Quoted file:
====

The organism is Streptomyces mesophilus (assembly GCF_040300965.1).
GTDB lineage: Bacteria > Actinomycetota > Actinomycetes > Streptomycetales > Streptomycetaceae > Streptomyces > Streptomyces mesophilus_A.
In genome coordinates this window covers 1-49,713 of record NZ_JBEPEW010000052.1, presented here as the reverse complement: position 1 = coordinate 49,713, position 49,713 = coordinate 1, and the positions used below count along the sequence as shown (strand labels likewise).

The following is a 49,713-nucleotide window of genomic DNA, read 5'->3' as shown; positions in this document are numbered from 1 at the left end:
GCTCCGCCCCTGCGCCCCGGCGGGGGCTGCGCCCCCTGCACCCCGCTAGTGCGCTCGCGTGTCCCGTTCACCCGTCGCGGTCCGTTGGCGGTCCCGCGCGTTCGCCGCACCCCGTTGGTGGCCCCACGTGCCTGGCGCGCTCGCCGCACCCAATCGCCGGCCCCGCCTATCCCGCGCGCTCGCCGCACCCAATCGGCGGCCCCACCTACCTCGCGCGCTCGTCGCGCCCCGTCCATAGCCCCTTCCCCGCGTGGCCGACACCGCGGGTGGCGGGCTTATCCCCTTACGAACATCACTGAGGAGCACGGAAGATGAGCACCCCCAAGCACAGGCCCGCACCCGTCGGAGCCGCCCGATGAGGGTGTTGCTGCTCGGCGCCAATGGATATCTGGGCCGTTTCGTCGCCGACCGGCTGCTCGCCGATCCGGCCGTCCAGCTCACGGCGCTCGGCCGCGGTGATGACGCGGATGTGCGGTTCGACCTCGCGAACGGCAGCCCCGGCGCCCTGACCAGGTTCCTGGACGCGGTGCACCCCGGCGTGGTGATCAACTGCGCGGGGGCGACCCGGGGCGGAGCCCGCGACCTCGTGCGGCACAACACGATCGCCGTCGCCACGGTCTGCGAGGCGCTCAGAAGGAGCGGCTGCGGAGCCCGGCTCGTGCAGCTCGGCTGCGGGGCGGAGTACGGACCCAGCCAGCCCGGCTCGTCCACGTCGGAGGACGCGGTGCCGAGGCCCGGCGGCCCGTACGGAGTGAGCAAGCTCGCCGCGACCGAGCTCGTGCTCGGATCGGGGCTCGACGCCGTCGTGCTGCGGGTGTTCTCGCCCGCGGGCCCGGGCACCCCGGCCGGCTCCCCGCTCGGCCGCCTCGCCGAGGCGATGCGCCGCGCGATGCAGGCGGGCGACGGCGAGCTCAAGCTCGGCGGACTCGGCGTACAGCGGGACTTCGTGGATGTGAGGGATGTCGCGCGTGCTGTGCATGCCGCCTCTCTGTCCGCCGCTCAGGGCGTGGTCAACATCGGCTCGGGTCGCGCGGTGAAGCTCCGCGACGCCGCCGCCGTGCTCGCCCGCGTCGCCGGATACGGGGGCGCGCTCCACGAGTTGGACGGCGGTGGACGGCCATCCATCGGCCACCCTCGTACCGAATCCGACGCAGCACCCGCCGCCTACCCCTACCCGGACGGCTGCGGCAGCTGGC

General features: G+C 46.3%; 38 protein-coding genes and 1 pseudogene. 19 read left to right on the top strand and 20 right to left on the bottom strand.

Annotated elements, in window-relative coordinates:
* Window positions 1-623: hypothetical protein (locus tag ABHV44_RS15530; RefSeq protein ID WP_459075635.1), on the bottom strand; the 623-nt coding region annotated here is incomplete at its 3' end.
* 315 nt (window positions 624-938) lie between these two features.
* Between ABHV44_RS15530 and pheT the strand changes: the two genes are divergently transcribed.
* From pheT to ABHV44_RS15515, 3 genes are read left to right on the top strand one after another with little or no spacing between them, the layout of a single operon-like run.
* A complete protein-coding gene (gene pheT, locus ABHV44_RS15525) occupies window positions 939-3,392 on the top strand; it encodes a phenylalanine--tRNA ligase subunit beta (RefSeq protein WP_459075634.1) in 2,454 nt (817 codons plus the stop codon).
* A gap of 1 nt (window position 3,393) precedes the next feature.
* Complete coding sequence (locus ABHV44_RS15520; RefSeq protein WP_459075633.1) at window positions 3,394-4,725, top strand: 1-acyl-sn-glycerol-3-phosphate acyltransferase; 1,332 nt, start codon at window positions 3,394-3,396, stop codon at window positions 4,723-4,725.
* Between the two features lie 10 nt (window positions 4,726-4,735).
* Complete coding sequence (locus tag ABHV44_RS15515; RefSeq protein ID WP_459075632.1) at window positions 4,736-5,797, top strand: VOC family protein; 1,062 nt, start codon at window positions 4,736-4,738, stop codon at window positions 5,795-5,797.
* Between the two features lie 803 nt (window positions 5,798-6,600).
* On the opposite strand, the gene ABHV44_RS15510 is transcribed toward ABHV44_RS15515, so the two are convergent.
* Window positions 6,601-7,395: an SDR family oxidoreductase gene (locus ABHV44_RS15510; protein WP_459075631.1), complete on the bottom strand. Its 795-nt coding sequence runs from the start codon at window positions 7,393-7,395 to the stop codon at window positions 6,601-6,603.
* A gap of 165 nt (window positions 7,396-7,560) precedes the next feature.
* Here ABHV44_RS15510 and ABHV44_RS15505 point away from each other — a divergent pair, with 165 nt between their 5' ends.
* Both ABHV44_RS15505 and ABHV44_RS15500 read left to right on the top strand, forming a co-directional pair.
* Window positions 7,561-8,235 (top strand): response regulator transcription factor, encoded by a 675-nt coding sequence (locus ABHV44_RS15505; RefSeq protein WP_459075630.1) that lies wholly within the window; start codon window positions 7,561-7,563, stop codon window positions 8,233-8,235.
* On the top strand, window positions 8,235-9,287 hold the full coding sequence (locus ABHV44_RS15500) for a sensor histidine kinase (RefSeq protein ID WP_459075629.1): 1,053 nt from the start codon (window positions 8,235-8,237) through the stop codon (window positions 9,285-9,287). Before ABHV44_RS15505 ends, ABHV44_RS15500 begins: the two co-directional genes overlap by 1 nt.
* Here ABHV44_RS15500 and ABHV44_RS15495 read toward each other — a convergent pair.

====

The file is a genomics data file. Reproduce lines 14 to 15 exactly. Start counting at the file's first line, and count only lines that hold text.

* Complete coding sequence (locus ABHV44_RS15520; RefSeq protein WP_459075633.1) at window positions 3,394-4,725, top strand: 1-acyl-sn-glycerol-3-phosphate acyltransferase; 1,332 nt, start codon at window positions 3,394-3,396, stop codon at window positions 4,723-4,725.
* Between the two features lie 10 nt (window positions 4,726-4,735).